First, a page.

Overuse Injury: Is It Tendonitis or Bursitis?

April 2, 2008

A 36-year-old man presented with a 2-week history of pain, swelling, and redness of the right elbow. He also had decreased range of motion during elbow flexion. There was no associated fever or recent illness.

A 36-year-old man presented with a 2-week history of pain, swelling, and redness of the right elbow. He also had decreased range of motion during elbow flexion. There was no associated fever or recent illness. Before the symptoms developed, he had fallen while playing basketball and hit his elbow on the court.

On examination, active range of motion was reduced in all directions. However, there was more limitation in flexion because of pain. The pain was localized to the posterior aspect of the elbow where the swelling and erythema were most prominent. The olecranon area was tender to palpation. Standard radiographs of the elbow were normal.

Do you suspect tendonitis or bursitis in this patient?
Tendonitis and bursitis can have similar presentations, and both can result from repetitive movements. Here we offer tips on distinguishing tendonitis from bursitis (Table 1). We describe clues in the history, key physical findings, and tests that can help clinch the diagnosis. We also discuss effective treatment approaches.

TENDONITIS
Because most symptomatic disorders that affect tendons are not inflammatory, some experts suggest that the generic term "tendinopathy" may be more accurate than "tendonitis."1 The origin of a tendinopathy is likely multifactorial and may include overuse, inflexibility, equipment problems, age-related tendon degeneration, and biomechanical functions.2 Commonly affected areas include the following:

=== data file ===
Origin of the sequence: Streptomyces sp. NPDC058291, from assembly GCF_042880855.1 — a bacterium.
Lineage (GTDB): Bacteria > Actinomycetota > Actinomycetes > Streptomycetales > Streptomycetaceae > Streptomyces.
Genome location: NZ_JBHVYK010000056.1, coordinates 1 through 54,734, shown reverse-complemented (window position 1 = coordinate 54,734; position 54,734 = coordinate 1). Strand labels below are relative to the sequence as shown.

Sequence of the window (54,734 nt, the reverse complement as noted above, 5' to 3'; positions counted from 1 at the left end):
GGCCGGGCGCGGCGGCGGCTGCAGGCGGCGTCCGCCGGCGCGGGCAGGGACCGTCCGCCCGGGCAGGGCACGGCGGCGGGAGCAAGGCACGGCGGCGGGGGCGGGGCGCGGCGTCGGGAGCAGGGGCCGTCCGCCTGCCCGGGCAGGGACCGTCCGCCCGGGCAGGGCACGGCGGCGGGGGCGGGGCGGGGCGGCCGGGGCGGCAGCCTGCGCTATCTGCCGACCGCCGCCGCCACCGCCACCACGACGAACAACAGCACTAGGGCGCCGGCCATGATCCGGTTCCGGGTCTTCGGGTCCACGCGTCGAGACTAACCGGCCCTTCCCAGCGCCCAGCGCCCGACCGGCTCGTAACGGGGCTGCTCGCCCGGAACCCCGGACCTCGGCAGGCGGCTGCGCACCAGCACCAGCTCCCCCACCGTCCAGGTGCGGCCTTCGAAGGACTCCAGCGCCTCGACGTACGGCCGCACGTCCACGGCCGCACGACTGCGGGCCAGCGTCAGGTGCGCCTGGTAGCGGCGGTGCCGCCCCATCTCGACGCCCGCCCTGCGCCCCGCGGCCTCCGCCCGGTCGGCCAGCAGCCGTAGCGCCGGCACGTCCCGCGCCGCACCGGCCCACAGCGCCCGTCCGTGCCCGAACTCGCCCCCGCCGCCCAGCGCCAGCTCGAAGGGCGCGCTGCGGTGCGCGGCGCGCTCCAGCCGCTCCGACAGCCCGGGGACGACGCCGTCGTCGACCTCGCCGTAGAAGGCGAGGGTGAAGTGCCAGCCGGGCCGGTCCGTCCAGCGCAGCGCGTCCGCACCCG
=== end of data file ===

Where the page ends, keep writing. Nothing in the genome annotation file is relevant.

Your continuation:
• Rotator cuff of the shoulder (supraspinatus tendinopathy).
• Elbow (lateral epicondylitis, or "tennis elbow," and medial epicondylitis, or "golfer's elbow") (Figure 1).
• Knee (eg, patellar tendonitis and iliotibial band syndrome).
• Lower leg (anterior tibial tendonitis [ie, "shin splints"]).
• Heel (Achilles tendonitis).

Clinical features. Typically, patients with a tendinopathy have started a new activity or increased the intensity of a current activity before the onset of symptoms. Initially, pain may occur with activity and then diminish after a warm-up period. The pain progressively increases in intensity and duration; in later stages, it may occur at rest. The pain is described as "sharp" or "stabbing" during the aggravating activity and as a "dull ache" immediately after activity or at rest.

Physical examination. When a patient presents with symptoms that suggest a tendinopathy, inspect the affected area for muscle atrophy, asymmetry, swelling, erythema, and joint effusions. Muscle atrophy can be an important clue to the duration of the tendinopathy, because it is often associated with chronic disorders. Swelling, erythema, and asymmetry are common physical findings. Joint effusions are uncommon with tendinopathy and suggest a possible intra-articular pathology.1

Range of motion is often restricted on the pathological side. Palpation elicits pain comparable to that felt during activity.